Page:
Author: Fatma Nevin Vargün; Translation: Beliz Baldil; Editing: Feride Eralp
NOTE: It is a positive case that this TV serial becomes a means of passing down the devotion and altruism of one generation to today’s generation.
We have come to watch TV serials in order to forget the depressing, boring and desperate atmosphere of the political platform and get rid of our daily fatigue. Everyone has a TV serial appropriate to his/her own temperament. The media is very creative in this regard, and anyway; there is a lot of material at hand in this country. “Remember Beloved” became a very attractive TV serial for our generation, whose political background lies within this variety of material. Therefore, this article is, in a way, going to be a subjective one.
As a person stuck between the generations of 68 and 78, remembering those days has been painful and thought provoking. This TV serial certainly has many aspects that can be criticized, but it reminded us once again how those who governed this country treated their youth badly, how they attacked left-wing thought, democracy, justice, equality and the idea of freedom mercilessly. It also reminded us that this attack has never finished.
We have fallen tired of living through the same things repeatedly. We are angry because, apart from the fact that the carnage and murder organized by the deep state is yet to be illuminated, it still continues today. While considering that the perpetrators of the bloody 1st of May have not yet been found, we said that waiting for the illumination of the “murder of Hrant Dink” and the “Şemdinli events” is a vain hope.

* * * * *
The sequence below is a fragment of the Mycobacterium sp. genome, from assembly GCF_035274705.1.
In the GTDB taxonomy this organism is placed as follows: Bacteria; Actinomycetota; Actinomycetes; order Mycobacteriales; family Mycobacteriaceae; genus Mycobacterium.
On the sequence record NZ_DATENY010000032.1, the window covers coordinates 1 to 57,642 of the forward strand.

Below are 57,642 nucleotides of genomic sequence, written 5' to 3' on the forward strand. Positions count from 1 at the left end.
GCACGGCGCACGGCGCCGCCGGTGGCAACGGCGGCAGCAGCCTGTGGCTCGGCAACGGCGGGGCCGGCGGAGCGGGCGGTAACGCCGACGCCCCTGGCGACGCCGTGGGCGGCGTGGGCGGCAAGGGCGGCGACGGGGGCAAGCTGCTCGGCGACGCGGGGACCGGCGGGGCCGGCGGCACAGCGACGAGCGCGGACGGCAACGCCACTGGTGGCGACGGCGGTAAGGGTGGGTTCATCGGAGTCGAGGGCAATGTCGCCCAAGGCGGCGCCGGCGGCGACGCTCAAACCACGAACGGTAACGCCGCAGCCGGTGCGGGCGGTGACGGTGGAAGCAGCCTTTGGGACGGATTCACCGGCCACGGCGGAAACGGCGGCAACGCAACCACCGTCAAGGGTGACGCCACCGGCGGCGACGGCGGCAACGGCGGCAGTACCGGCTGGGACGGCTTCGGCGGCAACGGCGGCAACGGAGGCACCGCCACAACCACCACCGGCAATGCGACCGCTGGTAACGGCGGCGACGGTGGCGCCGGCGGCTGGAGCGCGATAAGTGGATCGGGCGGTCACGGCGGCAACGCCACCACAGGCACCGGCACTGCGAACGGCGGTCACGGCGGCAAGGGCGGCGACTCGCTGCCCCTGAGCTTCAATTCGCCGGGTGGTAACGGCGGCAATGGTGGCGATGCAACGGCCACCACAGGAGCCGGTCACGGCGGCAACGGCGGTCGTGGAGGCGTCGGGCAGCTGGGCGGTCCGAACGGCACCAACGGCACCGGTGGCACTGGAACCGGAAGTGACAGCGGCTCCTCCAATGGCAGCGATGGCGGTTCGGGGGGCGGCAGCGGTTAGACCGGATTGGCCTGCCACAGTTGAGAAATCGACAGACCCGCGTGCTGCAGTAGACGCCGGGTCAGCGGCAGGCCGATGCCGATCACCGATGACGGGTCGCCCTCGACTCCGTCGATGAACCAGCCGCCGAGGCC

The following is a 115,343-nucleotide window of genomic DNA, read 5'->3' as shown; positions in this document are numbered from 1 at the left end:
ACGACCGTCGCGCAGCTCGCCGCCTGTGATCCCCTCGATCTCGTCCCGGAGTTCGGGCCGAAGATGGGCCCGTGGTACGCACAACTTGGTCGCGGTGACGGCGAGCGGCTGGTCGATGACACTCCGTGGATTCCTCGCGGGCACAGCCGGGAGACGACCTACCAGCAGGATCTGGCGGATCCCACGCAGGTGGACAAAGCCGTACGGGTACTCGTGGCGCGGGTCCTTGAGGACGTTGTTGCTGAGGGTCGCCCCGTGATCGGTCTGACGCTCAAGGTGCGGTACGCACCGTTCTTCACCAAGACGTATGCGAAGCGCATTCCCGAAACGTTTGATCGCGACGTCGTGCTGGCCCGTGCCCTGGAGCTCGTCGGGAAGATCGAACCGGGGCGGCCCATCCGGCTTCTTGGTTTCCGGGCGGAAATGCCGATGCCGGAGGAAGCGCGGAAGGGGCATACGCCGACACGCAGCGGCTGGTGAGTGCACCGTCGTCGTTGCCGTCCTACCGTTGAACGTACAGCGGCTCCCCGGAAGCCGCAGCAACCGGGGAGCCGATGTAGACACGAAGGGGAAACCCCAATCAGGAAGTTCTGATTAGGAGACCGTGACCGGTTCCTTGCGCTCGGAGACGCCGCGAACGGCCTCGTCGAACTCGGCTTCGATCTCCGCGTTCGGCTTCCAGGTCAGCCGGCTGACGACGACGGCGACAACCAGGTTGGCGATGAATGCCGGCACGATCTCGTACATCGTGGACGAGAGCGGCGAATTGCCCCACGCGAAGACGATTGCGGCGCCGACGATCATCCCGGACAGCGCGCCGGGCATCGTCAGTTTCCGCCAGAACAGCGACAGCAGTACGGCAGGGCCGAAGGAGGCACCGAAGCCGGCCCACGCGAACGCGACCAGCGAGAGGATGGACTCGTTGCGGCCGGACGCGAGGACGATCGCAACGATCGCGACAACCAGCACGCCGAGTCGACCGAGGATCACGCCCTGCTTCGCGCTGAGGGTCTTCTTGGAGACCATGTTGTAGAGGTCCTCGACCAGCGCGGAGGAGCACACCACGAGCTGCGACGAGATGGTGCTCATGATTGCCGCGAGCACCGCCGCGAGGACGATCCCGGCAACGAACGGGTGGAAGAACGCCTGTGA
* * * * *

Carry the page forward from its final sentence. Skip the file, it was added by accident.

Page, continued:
In my high school years, Deniz Gezmiş and his friends’ determined, confident attitudes and their handsome looks in parkas brought us all closer to “the thought of becoming revolutionary”. Politics was important in all of our lives. Adults had faith in young peoples’ beliefs and ideals. University students were a part of and together with the public. During school holidays, they shared the problems of the community in villages and neighborhoods. There were fractions as well as political differences within left-wing thought, but all of them shared being based in the masses.
How widely it was accepted by the state that violent events, created by the political atmosphere supported by workers, villagers and pioneered by university students, and by the counter-struggle of fascist powers, could be ended with the execution of three young people, at their twenties.
You know how there exists a mass belief in this country: “If you let some of them hang, it will solve the problem”. In the end, that is what they did. The impotency and idée-fix of those who govern the state created a custom out of providing “order” through the execution of the young and of prime ministers.